Why aren't banks playing the mortgage modification game? We've been told that lenders prefer to modify and/or restructure loans, rather than enter into the costly and time consuming foreclosure process. At least that was the thought when the government rolled out the Home Affordable Modification Plan ("HAMP").
Despite paying up to $1,500 for each modification, plus $1,000 a year for up to 3 years for each borrower who remains current, the program is stuck. 650,000 homeowners have been given trial modifications, but only a fraction of those have become permanent. What's HAMPering progress on the program? That's what Eric Schurenberg and I discussed on today's "Reality Check".
Maybe some banks think that they're going to get bailed out by the eventual recovery of the housing market; the plan requires a vast staff with a high skill level to properly carry it out; it's too cumbersome and loaded with reams of paperwork; and maybe the key issue is that many lenders fear that even those borrowers who restructure loans will ultimately re-default, so why get involved at all?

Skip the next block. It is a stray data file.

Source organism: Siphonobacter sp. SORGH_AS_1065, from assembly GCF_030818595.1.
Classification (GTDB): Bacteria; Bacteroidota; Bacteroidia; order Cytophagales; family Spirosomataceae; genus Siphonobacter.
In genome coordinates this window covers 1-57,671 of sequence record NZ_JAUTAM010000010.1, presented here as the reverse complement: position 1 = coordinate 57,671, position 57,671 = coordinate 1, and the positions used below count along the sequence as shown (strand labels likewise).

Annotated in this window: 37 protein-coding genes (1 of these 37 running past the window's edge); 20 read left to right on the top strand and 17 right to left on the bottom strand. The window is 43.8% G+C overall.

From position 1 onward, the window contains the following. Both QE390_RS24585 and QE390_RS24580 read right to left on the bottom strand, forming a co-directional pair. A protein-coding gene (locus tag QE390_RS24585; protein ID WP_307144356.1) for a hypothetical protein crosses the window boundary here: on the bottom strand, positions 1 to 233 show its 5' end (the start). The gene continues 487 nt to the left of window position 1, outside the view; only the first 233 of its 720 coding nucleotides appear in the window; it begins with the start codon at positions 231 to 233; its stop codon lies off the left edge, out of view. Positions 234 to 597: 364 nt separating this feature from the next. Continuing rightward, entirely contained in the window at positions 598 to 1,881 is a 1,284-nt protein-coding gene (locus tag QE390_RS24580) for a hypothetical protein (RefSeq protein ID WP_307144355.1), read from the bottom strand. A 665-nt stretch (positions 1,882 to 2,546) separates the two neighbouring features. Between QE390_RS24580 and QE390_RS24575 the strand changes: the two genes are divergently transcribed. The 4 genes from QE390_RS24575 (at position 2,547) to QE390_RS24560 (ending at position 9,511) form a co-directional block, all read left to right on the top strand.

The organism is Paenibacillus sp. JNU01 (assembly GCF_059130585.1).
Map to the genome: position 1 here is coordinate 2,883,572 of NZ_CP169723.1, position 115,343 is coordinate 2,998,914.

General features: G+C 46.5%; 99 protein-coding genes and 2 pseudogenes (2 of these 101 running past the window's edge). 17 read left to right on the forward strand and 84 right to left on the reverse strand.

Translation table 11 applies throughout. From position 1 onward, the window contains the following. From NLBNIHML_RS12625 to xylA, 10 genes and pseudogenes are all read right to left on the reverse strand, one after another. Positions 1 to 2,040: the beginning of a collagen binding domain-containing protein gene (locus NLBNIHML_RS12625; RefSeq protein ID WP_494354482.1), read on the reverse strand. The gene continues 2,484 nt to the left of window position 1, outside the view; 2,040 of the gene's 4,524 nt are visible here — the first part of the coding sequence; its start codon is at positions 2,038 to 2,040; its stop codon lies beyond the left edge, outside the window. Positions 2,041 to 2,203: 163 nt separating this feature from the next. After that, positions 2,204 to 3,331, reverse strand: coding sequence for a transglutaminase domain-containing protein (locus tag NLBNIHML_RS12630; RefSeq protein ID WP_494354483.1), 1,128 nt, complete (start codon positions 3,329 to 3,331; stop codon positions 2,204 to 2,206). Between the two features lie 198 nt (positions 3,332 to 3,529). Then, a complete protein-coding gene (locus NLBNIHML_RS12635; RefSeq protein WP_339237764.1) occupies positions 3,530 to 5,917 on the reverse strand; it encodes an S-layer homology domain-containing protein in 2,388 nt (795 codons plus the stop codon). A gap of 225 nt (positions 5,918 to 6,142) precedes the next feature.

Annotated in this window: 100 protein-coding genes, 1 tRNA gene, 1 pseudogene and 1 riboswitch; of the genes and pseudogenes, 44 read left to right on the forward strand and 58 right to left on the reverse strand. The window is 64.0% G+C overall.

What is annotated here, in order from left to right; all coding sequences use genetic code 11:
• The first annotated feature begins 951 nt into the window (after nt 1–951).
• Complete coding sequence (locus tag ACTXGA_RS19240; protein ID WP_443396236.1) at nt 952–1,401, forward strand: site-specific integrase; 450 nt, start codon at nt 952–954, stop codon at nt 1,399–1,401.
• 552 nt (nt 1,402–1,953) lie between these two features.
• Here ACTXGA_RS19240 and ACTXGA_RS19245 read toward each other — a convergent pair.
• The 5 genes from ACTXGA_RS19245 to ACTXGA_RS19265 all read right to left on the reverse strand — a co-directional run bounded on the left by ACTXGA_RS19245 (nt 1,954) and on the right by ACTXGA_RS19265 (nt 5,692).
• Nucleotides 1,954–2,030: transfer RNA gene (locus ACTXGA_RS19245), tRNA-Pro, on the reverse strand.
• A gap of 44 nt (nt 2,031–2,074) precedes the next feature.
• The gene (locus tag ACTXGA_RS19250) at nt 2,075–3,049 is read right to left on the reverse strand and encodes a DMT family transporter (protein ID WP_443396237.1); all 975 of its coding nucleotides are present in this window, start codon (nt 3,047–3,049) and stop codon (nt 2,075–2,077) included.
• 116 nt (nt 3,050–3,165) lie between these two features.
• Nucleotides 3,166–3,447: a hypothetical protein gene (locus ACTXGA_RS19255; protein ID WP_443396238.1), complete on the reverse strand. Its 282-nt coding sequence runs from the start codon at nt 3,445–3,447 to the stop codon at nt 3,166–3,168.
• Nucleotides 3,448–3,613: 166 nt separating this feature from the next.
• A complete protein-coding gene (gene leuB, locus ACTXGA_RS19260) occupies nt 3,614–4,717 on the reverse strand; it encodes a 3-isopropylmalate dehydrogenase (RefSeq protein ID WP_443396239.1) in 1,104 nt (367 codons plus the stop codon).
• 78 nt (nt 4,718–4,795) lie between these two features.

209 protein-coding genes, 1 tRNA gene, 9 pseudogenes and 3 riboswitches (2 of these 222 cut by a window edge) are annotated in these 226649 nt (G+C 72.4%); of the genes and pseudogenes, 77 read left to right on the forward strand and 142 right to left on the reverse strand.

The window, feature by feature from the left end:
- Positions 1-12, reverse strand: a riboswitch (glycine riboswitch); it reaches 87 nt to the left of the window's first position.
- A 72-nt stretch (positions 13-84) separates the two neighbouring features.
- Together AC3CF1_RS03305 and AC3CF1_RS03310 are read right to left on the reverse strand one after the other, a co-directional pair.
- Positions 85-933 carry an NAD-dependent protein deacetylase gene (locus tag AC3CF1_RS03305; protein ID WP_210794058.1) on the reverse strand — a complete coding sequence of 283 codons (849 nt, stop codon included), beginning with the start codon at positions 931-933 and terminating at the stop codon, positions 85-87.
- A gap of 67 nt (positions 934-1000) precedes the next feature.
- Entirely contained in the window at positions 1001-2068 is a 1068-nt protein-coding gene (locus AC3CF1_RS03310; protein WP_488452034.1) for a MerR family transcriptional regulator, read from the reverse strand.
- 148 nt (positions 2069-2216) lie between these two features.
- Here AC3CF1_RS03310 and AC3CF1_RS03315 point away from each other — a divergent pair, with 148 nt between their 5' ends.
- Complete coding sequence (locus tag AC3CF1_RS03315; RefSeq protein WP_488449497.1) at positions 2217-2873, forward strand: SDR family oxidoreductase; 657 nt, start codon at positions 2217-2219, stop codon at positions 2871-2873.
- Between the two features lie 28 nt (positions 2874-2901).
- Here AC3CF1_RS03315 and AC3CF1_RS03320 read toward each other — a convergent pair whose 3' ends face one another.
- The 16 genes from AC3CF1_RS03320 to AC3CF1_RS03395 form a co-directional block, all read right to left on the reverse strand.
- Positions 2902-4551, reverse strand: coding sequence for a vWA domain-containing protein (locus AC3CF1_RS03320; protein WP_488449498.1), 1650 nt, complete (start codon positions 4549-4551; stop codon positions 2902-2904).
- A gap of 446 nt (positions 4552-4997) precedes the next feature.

With nearly a quarter of homeowners under water on their mortgages, the government wants to apply more pressure, including possible financial penalties and the more humorous suggestion, shaming banks into action. Ummm, how well does shaming work in an industry that clearly has none in the first place?
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